The 10 Best Films That Redefined The American Dream
The American Dream is probably the most pervasive idea in American culture. Work hard and you’ll become rich, successful and happy. It’s a notion that is repeated constantly in American pop culture. Still, the concept is just as routinely challenged as it is reinforced.
Here are the top 10 films that redefined the American Dream:
10. Citizen Kane (1941)
Orson Welles’ iconic film is as tied to the American mythos as the Dream itself. The story of a self-made man who becomes fabulously wealthy at the expense of his own happiness is one of the most frequently emulated stories in American cinema.
It is also perhaps the first cautionary tale about the dangers of achieving great success. Visually, Welles takes this idea to the absolute extremes, surrounding Charles Foster Kane with material wealth that only serves to further isolate him from the rest of the world as opposed to enriching him. From the outside, Kane’s estate of Xanadu feels like it should be a pleasure palace, but it soon transforms into a prison.
The secret at the center of the story — the meaning behind “Rosebud” — provides the film’s core critique of the American Dream. His simple impoverished childhood, as symbolized by his sled, was the only time he felt happy in his life. This is a happiness that wealth could never replace, despite the promise of the Dream.
9. Scarface (1983)
The tagline of the film pretty much says it all. “He loved the American Dream. With a vengeance.”
Tony Montana earns his American Dream, not through hard work, but through violence. His brutal climb to the top of a Miami drug empire turns a mirror on the film’s American audience and forces them to consider how an outsider might view the promise of wealth in America.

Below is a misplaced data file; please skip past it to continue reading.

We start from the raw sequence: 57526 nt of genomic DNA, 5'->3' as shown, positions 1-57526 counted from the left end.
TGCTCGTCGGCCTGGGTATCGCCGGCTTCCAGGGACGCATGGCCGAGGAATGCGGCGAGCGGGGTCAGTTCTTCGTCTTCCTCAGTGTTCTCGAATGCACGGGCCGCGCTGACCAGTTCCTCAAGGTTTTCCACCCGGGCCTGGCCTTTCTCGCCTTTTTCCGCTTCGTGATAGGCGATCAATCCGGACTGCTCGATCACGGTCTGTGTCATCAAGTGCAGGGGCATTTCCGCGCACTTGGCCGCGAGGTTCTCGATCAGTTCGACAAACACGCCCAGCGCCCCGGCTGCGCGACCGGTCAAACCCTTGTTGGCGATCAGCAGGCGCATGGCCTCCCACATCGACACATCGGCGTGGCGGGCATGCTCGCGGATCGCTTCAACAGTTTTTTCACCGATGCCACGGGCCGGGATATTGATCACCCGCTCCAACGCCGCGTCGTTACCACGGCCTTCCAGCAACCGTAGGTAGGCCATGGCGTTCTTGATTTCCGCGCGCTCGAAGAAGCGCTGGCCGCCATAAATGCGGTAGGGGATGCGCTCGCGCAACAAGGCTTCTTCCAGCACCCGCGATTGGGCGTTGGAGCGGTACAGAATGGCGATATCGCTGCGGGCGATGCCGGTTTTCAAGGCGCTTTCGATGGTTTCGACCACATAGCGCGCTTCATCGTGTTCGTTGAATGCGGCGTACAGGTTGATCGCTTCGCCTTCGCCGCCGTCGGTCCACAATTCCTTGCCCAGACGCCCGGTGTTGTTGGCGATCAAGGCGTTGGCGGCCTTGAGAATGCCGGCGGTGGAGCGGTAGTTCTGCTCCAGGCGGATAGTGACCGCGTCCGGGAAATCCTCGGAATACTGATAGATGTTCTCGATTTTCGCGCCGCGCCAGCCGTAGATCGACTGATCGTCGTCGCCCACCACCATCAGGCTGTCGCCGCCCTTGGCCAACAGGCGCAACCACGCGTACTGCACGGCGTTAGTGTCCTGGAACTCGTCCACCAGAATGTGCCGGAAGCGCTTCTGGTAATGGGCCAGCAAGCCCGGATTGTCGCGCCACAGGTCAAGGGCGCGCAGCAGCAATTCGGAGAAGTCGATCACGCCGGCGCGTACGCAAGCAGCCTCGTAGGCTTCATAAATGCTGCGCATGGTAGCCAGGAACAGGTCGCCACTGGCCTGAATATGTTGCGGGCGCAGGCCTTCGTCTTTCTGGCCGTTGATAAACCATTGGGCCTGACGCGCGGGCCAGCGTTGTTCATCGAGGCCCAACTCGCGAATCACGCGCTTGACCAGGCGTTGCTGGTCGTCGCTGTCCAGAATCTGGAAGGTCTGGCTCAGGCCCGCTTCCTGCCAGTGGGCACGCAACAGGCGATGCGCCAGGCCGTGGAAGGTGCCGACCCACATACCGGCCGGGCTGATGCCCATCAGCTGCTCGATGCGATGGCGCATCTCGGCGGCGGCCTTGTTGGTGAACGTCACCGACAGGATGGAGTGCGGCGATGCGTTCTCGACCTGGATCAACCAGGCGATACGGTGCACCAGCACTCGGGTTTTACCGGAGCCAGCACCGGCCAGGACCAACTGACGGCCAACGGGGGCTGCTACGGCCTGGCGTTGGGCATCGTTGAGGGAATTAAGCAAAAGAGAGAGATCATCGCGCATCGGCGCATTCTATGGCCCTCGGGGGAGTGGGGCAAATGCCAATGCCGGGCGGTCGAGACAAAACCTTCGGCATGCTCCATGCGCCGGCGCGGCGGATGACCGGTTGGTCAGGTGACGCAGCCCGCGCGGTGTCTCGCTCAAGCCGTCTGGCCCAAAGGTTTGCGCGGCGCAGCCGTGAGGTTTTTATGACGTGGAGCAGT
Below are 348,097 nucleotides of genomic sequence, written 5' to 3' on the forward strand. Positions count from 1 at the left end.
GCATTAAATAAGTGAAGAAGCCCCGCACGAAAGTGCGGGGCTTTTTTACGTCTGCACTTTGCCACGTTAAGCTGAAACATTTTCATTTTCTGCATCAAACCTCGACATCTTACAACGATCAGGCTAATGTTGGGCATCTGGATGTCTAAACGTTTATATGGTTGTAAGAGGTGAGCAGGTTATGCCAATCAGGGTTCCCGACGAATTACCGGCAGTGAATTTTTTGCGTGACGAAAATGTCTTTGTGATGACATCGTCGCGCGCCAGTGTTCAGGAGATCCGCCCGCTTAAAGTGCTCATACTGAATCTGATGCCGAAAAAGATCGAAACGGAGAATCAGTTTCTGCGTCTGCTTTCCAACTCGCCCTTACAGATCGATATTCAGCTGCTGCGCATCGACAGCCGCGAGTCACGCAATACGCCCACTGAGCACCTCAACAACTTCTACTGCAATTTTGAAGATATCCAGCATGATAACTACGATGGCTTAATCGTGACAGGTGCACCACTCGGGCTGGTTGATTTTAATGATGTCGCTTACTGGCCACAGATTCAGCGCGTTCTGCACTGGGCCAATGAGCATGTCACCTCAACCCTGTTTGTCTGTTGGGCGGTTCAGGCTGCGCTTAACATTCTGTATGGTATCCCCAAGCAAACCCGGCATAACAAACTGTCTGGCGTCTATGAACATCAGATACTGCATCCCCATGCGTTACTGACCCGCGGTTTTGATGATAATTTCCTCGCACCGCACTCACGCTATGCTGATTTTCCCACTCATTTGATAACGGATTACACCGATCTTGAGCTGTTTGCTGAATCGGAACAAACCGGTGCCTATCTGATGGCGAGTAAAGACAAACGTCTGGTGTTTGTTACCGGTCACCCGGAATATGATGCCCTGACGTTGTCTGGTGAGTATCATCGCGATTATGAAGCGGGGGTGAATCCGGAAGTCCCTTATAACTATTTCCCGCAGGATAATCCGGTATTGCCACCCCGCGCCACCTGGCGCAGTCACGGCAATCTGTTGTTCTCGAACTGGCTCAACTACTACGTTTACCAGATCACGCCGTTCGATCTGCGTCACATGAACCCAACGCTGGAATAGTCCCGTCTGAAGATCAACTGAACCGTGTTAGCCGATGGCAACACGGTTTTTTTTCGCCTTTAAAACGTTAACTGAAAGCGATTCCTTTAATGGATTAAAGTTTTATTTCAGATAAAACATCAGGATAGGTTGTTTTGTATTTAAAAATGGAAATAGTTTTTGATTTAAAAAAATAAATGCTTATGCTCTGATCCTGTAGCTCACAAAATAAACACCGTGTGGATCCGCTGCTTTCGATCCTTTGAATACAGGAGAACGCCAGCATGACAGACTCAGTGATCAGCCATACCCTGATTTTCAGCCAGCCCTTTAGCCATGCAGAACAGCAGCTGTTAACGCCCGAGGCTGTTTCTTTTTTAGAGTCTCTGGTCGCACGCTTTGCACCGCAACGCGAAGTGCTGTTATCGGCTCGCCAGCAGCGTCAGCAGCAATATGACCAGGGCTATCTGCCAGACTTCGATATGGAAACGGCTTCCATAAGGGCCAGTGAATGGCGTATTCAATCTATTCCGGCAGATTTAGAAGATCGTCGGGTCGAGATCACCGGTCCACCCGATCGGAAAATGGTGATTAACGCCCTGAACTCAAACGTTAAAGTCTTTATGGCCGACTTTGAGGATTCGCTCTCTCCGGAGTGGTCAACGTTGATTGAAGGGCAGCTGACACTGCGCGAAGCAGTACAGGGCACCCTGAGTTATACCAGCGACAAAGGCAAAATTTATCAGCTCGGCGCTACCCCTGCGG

It’s all summarized rather succinctly by Tony in the first act of the film. “You gotta make the money first. Then when you get the money, you get the power. Then when you get the power, then you get the woman.” Tony’s formula for success in America is a perversion of the Dream, one which equates material wealth as a means to buy your way to a Hefner-esque male fantasy.
The second half of the film shows the result of this kind of thinking. Success is Tony’s downfall, just like it was for Charles Foster Kane. He becomes increasingly egotistical up until the final climactic scene, further isolating himself from every one in his life. What it reveals about the motivations behind the American Dream is that, for Tony, it was less about earning your freedom from others, but about imposing your dominance over others. For both Kane and Tony, the mirage of a fanciful life as promised by the American Dream is, in the end, just that: a mirage.
8. The Great Gatsby (2013)
Tony Montana might have had a copy of The Great Gatsby on the boat over from Cuba. This classic novel by F. Scott Fitzgerald, on which the 2013 film is based, features the same simplification of the male American Dream. Through years of hard work, Jay Gatsby reinvents himself into America’s version of a living god — a fabulously rich man — all in the hopes that it will earn him the love of Daisy Buchanan.
He too believes in the money = power = women formula, but at least to Gatsby, his actions are done in pursuit of love. Then again, it’s Gatsby’s misunderstanding of love that is the source of his tragedy. He has loved Daisy from afar for so long that he doesn’t understand how to translate those emotions to the real world. Daisy, on the other hand, is thoroughly practical, and refuses to toss away her profitable but unhappy marriage for a chance at chasing a dream.